Co-blogger Will wrote yesterday, “Last week I nominated Justice Hugo Black as an ‘all time great’ justice on account of his ‘historical significance and legal ability.’ Co-blogger David Bernstein has questioned Black’s greatness a couple of times, so I thought I’d offer a brief explanation.” Will then proceeded to enumerate some of the important precedents Black wrote, and some of the doctrines he invented or helped cement.
I don’t agree with all of Will’s assessments of Black’s importance, but instead of nitpicking those, I’ll raise a bigger point. By Will’s own criteria, greatness is judged by “historical significance” AND “legal ability.” It’s not terribly surprising that Black was a historically significant Justice in the sense that he wrote quite a few influential opinions and articulated some significant doctrines. After all, not only was Black on the Supreme Court for a very long time, from 1937 to 1971, but those years correlated perfectly with the time that New Deal liberals like Black himself dominated the Supreme Court. Few Supreme Court Justices can boast of both having such longevity and being part of the ideological majority (despite some intramural differences of opinion) for their entire tenure. An “above average” judge, or perhaps even a “merely average” judge, would have managed to have significant influence in such circumstances. (William O. Douglas, who overlapped with Black for most of their respective tenures, was too busy first scheming to become president and later raising money to support his various wives and ex-wives to reach even “merely average.”)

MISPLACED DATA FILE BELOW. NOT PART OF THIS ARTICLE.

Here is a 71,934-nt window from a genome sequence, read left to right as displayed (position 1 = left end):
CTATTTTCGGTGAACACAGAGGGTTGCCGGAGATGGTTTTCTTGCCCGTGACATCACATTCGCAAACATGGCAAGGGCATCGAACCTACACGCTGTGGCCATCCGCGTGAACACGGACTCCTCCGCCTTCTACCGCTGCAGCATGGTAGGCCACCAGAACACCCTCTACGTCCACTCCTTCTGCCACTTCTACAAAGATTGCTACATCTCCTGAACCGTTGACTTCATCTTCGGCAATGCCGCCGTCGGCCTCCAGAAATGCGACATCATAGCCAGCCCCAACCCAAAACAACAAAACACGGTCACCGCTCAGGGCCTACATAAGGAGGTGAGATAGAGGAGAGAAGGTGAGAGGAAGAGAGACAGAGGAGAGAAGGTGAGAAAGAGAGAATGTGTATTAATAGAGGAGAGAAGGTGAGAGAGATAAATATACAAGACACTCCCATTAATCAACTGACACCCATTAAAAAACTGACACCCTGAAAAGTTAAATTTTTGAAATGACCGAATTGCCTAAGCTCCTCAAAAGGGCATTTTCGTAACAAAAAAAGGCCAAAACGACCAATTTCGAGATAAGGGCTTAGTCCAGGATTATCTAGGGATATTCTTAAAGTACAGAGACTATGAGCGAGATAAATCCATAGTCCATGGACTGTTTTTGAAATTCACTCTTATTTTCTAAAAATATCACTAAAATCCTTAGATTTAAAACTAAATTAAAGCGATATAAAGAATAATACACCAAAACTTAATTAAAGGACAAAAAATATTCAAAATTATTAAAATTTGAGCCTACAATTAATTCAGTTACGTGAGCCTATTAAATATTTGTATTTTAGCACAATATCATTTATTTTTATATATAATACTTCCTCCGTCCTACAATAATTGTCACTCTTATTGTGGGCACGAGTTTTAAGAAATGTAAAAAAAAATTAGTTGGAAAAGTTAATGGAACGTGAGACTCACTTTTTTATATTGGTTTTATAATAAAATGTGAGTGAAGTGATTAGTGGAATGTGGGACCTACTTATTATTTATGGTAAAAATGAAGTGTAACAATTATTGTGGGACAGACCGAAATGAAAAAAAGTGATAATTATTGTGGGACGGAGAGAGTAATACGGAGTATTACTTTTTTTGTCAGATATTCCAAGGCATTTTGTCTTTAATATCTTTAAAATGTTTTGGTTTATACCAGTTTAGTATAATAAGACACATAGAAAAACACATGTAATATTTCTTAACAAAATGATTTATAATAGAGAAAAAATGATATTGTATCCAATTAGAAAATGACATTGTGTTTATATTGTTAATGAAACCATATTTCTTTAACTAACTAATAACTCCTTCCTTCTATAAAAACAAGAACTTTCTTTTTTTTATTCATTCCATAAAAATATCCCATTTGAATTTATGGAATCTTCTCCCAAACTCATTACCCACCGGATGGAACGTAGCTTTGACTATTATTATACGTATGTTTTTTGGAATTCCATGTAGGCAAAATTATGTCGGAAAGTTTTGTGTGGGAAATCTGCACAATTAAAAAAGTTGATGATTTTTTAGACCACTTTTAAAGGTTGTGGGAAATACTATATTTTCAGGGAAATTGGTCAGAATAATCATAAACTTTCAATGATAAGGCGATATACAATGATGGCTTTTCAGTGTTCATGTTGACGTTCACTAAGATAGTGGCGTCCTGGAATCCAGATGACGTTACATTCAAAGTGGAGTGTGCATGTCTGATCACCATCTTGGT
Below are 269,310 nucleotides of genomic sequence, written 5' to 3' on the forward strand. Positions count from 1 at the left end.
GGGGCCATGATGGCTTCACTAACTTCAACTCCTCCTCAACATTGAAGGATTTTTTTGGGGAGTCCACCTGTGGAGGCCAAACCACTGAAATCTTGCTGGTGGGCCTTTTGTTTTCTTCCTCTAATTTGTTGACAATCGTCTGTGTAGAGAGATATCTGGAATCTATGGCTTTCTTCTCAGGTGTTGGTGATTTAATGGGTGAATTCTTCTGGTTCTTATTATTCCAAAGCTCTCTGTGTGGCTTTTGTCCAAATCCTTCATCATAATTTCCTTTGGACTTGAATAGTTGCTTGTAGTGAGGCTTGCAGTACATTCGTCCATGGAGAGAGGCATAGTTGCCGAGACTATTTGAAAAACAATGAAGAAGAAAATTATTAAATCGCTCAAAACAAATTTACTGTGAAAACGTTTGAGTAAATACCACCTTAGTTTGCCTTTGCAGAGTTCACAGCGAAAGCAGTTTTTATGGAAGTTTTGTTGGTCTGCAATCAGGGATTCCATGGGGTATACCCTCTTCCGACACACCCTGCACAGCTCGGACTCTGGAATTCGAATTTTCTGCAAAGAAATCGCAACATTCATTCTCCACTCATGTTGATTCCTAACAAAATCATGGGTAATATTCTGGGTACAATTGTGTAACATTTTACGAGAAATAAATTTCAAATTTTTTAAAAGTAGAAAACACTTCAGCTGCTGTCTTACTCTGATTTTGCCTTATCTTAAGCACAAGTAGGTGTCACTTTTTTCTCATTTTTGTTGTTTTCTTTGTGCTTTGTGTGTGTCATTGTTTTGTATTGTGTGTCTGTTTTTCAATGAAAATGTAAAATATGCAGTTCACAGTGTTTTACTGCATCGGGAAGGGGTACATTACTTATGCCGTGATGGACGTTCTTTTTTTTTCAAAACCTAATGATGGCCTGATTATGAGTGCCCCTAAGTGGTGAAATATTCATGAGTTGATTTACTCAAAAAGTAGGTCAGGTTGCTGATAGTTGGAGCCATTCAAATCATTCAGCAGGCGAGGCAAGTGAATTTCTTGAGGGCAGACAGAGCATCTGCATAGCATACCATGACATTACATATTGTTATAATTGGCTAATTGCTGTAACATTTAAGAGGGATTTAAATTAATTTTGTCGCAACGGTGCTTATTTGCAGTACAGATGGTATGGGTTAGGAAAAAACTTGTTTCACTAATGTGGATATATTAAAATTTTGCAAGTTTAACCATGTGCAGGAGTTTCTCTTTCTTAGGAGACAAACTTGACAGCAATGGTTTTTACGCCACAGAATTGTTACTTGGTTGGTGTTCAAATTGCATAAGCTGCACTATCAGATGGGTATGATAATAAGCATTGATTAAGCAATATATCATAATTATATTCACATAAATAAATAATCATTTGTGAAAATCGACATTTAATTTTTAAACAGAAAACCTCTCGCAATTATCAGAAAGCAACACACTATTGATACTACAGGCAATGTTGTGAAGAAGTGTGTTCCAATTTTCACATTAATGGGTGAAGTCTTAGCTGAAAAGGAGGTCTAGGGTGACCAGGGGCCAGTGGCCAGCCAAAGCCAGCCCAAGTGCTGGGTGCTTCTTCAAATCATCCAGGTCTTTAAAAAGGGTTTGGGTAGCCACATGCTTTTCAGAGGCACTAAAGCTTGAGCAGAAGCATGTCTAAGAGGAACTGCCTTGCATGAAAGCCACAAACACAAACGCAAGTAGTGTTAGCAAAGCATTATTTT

So for Black to win the title of “greatness,” I’d want to see some strong evidence that he met Will’s other criterion, great “legal ability.” I just don’t see that. When I read Justice Black’s opinions, I don’t get the sense of “here’s the guy I’d want to write my appellate brief,” not for a simple criminal or civil matter, nor for a great “public interest” case. Not that his opinions show poor legal reasoning ability, at least not by generally awful standards of the results-driven and political-hack populated Courts that Black served on. I just don’t see signs of greatness, and sometimes I see quite the opposite. For example, Will calls Black a “proto-originalist,” but Black’s attempts to use history to support his constitutional conclusions don’t reach the level of mediocrity. If they are examples of originalism, proto or otherwise, they give originalism a bad name.
On the other hand, Louis Brandeis, whom Will has argued does not belong on a list of all-time “great” Justices, wrote fabulous (if ideologically suspect) opinions. Even if I hadn’t been aware of Brandeis’s extremely successful pre-Court legal career, of course I’d want Brandeis to be my appellate lawyer just based on his Supreme Court opinions. I also think that Brandeis was far more influential as a Justice than Will does, but I’ll blog about that sometime in the future, when an article I’ve written on that precise subject is published.
In short, I’ll grant Will that Black had significant influence on American constitutional law. If influence was the only criterion for greatness, I’m not sure I’d be willing to grant Black’s greatness. But once his influence must be combined with his demonstrated legal talent, I’m more confident that Black doesn’t make the “all-time” list. And based on those criteria, I certainly wouldn’t kick Brandeis off a list of great Justices to make room for Black.